How to exude confidenceSelf-assurance can be a key career advantage.
For financial managers struggling to advance, often the biggest career obstacle isn’t a dearth of opportunity but a lack of confidence. They simply do not have faith in their own ability to leap, to swing, to take a step into new and uncomfortable territory. People who lack confidence “constantly second-guess themselves and their abilities,” said Joy Medos, an executive coach based in Austria and supervisory board member for Gabor Shoes AG.
Confident people, meanwhile, “believe in their abilities and are not afraid to ask for help or learn something new,” she added. They are also not fearful of slipping up, “as they know that this is the right way to success and that they can learn out of failure”.
Self-assured professionals are also able to “speak with passion” about something they believe in, noted Cara Moore, a London-based executive and life coach. In addition, those who are confident demonstrate to others that they are capable of handling a job, according to Nick Dunnett, managing director for Germany and Switzerland at Robert Walters, a global recruitment consultancy.
The bottom line? Confidence can be key for professionals if they want to move up and on, get noticed, and be taken seriously. It is not enough simply to be competent. Confident people put themselves forward, earn the respect of others, often get promoted, and do not question their choices. Those who lack confidence often apologise too much, take a back seat, and possibly accept a salary that is far too low for their skillset. In short, they feel they are not good enough compared to others in their realm. This can impact their decision-making and career direction for years.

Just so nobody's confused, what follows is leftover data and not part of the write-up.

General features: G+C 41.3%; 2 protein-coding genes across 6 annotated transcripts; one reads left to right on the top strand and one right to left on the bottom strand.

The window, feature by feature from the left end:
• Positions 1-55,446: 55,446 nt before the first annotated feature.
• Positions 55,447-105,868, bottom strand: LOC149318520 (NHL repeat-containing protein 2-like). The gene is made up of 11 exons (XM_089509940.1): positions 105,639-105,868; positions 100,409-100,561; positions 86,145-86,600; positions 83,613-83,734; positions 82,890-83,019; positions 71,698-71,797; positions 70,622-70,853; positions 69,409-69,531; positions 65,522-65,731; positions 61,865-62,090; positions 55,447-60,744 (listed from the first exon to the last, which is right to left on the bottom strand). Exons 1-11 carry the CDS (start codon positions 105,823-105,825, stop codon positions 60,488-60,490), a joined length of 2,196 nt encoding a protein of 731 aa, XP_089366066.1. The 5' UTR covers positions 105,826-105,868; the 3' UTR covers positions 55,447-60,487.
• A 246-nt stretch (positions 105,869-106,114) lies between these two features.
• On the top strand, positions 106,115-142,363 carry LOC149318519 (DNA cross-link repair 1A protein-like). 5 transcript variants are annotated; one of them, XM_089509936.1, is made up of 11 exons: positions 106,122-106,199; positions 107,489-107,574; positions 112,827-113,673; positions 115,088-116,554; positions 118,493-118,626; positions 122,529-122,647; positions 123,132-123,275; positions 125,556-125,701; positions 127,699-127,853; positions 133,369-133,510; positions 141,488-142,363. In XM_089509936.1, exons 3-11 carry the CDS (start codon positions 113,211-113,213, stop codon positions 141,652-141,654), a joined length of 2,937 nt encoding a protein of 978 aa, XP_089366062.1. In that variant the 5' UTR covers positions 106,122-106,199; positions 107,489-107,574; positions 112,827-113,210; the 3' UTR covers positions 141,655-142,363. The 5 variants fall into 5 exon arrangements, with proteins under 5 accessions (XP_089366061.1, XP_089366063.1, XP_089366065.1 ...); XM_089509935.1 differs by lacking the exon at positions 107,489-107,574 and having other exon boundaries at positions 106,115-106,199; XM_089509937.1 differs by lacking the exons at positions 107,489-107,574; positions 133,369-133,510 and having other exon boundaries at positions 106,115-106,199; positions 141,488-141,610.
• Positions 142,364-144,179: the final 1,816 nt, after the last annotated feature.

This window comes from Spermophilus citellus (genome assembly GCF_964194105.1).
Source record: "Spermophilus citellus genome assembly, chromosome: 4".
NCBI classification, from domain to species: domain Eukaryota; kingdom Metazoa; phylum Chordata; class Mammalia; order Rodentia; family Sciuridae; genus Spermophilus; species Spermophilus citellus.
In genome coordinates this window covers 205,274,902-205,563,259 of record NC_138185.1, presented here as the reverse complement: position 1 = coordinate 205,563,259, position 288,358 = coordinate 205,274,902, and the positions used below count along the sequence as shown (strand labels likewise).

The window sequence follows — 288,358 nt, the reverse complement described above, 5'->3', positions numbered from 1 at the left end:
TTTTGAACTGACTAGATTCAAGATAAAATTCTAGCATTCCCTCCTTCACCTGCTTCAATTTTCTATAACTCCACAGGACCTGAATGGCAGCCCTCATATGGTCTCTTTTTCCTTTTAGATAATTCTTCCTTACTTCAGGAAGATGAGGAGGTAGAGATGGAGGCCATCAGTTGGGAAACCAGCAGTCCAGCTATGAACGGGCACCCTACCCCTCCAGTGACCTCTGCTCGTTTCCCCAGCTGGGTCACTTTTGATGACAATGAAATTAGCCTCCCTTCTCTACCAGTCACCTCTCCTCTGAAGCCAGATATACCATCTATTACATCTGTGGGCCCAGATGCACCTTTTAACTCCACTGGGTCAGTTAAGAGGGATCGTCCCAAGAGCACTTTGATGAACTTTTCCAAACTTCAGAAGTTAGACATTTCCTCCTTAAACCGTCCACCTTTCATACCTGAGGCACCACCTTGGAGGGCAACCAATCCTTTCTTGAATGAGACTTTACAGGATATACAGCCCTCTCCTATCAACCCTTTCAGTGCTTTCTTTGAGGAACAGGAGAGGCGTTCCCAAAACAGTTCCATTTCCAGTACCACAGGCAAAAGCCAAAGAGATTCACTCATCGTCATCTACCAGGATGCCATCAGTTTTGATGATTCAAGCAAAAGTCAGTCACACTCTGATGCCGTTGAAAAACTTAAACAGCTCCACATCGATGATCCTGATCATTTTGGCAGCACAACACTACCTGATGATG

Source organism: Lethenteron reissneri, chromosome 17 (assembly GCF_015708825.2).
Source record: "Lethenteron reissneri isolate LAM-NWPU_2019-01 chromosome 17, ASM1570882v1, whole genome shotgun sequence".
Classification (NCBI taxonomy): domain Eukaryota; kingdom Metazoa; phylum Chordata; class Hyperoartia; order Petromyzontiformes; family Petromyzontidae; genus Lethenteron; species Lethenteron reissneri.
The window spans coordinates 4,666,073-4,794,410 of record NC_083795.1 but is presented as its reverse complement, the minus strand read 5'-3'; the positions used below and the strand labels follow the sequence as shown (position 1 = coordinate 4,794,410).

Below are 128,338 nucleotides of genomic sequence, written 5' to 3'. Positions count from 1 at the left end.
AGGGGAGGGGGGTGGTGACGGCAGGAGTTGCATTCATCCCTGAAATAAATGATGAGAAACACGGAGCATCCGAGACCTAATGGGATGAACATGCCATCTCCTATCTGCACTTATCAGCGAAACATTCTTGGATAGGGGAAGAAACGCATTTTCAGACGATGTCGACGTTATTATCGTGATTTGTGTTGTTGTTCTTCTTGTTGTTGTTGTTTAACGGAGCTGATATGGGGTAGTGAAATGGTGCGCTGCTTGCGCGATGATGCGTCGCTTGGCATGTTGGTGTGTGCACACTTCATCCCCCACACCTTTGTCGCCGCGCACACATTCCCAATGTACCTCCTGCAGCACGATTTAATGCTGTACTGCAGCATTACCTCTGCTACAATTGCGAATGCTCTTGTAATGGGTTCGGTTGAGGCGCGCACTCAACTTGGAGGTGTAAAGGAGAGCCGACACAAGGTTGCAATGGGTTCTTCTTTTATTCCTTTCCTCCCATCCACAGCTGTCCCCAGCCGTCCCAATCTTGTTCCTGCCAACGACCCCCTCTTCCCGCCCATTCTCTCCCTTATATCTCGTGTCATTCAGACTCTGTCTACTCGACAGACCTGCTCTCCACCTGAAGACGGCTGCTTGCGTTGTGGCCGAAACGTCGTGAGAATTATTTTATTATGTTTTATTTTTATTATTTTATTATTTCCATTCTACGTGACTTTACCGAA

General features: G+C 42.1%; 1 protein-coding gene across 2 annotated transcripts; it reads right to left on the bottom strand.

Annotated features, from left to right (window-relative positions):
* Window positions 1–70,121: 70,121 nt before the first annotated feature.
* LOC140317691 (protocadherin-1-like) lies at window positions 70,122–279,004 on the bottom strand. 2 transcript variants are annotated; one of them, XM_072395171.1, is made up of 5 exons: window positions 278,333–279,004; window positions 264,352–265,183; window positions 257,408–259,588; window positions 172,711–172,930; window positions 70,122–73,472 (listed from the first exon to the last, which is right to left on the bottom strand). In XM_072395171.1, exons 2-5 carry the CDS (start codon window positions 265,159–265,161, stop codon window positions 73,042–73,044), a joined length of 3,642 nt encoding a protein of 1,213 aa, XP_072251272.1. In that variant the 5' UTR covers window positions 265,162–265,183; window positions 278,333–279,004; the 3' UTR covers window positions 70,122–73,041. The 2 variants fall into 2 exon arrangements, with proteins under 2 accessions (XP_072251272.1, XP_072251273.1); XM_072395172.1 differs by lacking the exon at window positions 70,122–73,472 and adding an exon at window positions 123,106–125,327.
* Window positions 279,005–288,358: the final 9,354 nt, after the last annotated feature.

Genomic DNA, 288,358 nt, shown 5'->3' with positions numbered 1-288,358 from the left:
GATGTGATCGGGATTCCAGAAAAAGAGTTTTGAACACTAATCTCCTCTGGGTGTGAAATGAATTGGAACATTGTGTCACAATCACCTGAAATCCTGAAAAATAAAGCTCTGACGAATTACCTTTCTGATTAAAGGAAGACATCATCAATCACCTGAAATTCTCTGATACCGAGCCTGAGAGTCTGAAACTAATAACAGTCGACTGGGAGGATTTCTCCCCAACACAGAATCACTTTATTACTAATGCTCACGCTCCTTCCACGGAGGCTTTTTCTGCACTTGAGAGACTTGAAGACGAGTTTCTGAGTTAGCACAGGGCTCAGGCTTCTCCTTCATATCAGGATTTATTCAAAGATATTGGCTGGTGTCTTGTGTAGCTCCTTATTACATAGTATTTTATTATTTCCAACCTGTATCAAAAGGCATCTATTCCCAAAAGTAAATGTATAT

Many introverts possess confidence, while some outwardly exuberant extroverts do not, and some professionals holding top managerial posts may still lack confidence, but they continue to work on that shortcoming and succeed. The good news is that people who lack buoyancy can learn to be self-confident through training, reading, and practice.
So how does one build and project workplace poise? Medos, Moore, and Dunnett offer the following tips:
Know yourself. You cannot exude confidence if you don’t know yourself, your beliefs, your interests, or your values. Figure out your fortes, and look for opportunities where you can use these strengths and get noticed. “Find out who you are and what you stand for,” Medos said. “This will help you feel more comfortable when getting into any discussion, and you will be able to make the right choices.”
Avoid negative thoughts. Be aware of how you visualise things, because your thoughts can morph into reality. “Picture the end result of what you are trying to achieve,” Dunnett said. Manage your inner critic that says you cannot thrive. “You get what you focus on, and if you envision yourself being successful, you’re more likely to be successful,” added Moore.
Prepare and practise. Rehearse before a job interview, meeting, or presentation; review the subject matter at hand; and be geared up before entering into a situation where you will be observed by others. Work on becoming more competent in areas that spark your passion. “By feeling better prepared, you will automatically feel more confident,” Medos said.
Be aware of body and verbal language. Those who lack confidence may slouch, avoid eye contact, cross their arms, or express regret as a protective mechanism in the hope that they will not be judged. Avoid these behavioural traits. Smile, feel at ease, use a firm handshake, maintain eye contact, and stop apologising. Instead of saying, “I’m sorry I am late,” replace it with “Thank you for waiting,” Medos advised. “It will turn your mood from apologetic into grateful, from negative into positive.”
Find encouraging influencers. Avoid negative associates and “surround yourself with people who will give you assurance and confidence”, Dunnett said. Sharing your thoughts with friends can also give you “a more rational perspective”, said Moore.
Adopt a growth mindset. Cut yourself some slack if things do not go as planned. “Don’t ruminate when things go wrong,” Moore said. Know that you will learn from your mistakes and that these missteps will help you grow and develop. Take a leap of faith that you can accomplish the project at hand, get that promotion, or speak to an audience — because you can. Be confident.
— Cheryl Meyer is a freelance writer based in the US. To comment on this article or to suggest an idea for another article, contact Drew Adamek, an FM magazine senior editor, at Andrew.Adamek@aicpa-cima.com.